Tag Archives: flame working

Home sweet home

What a great weekend learning about flame working and soft glass bead making. My mind is spinning with ideas and thoughts about setting up a flame working area of my own. But, let’s face it. It’s March in Maine. Not a time of ready income for those of us who are self employed. If I do get into making my own glass beads at home, it will not be for quite a while. It’s not something to rush into, but I have the bug. Good thing that Ed and Virginia offer Open Torch Time at their studio.


Open Torch Time — Studio Rental of Flameworking/Lampworking Facilities

Hourly torch and annealer rental… practice your skills with other lampworkers between classes in a friendly and creative space. Get to work with and try different torches. All tools are supplied… of course you may bring and use any of your own favorites too. Do bring your your own glass, or you may purchase glass from us.

Friday evenings 5:30 – 10pm – Call to reserve your space.
Other days/nights are often available as class schedules permit. Please Call! 594-7805

Open Torch Rate: $10/hour
Includes: Selection of torches, tools, didymium glasses, mandrels, digitally controlled annealing.


Looks like I may be spending a few Friday nights in Rockland. But right now I’m really happy to be home, and I am looking forward to going to bed early.


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So much fun…

…that we played with fire all day and all night. I can see how people get addicted to this!  I’ve always liked handmade glass beads, but I now have an even greater appreciation for the skill it takes to make them. We learned safety stuff first, then had some great demos by  Ed and Virginia, started making stringers, and finally decided to take a break for lunch at 1:30. No one wanted to stop working. We came back from lunch, more demos, and then we started to make beads. No one wanted to break for dinner, but since the only pizza delivery in town was Domino’s, the four students headed across the street for Mexican food. Which we ate as fast as we could so we could get right back to the studio. Finally deciding to leave by 10….or so.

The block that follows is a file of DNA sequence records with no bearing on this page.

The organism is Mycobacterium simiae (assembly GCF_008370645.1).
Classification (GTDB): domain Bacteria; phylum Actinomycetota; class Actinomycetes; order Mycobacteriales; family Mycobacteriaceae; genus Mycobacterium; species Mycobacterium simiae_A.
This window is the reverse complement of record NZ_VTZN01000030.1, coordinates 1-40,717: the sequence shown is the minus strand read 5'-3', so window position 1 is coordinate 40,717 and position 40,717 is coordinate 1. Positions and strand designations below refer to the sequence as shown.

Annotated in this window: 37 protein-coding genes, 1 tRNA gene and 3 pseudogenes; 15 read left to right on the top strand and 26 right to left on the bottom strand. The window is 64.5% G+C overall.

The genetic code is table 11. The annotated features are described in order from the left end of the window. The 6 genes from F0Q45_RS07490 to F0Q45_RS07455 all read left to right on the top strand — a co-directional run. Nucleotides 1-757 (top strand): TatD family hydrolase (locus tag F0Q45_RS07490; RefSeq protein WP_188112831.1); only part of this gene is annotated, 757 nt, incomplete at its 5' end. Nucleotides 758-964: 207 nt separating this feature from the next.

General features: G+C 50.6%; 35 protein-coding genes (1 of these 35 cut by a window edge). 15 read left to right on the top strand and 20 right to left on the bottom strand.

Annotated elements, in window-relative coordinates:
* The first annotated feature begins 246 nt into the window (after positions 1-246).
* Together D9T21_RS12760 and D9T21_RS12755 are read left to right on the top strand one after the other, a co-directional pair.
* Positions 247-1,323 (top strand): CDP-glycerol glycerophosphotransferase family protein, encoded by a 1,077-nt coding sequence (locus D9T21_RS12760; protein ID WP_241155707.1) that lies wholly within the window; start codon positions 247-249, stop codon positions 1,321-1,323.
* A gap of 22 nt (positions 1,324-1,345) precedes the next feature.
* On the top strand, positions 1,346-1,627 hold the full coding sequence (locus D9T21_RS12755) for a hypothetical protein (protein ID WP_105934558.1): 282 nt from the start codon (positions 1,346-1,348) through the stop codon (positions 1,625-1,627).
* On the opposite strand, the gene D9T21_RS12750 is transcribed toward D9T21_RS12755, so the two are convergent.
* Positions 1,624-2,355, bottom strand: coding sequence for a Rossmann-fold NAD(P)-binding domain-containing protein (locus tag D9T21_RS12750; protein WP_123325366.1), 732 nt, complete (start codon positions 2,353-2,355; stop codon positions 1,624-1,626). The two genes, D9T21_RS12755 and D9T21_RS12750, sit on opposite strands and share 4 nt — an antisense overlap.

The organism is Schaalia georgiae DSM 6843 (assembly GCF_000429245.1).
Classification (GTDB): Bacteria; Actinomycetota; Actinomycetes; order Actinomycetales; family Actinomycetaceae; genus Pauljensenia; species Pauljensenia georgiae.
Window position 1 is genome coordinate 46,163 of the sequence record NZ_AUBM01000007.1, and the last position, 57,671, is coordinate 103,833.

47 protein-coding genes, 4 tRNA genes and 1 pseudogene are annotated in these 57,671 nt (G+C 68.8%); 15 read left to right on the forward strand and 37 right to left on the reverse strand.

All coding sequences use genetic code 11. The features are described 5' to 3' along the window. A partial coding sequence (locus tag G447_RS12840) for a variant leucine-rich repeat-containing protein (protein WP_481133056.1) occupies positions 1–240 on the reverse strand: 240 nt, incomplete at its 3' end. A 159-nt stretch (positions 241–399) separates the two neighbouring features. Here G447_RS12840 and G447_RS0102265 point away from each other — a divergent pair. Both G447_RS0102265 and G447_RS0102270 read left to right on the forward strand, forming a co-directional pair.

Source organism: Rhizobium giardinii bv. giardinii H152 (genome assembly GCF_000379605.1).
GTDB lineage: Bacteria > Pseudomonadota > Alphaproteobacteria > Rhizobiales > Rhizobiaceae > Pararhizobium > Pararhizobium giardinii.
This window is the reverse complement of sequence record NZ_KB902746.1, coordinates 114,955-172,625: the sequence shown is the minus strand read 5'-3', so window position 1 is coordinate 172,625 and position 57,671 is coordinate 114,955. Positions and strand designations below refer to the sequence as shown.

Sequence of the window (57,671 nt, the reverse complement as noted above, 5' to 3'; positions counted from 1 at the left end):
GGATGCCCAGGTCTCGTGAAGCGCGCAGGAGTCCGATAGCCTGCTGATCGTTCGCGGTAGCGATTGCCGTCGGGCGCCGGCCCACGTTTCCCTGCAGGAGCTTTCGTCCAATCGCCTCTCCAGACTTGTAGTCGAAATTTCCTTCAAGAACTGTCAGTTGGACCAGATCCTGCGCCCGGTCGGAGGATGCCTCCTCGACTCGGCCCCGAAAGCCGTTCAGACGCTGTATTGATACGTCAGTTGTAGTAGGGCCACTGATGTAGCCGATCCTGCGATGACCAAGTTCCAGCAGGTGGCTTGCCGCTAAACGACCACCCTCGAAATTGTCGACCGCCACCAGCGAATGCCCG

Ed and Virginia’s studio. Playing With Fire.

Holly lights her oxy/propane torch for the first time. “Don’t take my picture, I’m too scared!”

“Oh, okay. That wasn’t so bad. Now you can take it.”

Virginia demonstrates how to make stringers:

Making my first stringer:

Holly and I learn the hard way, not to pick up stringers too soon!

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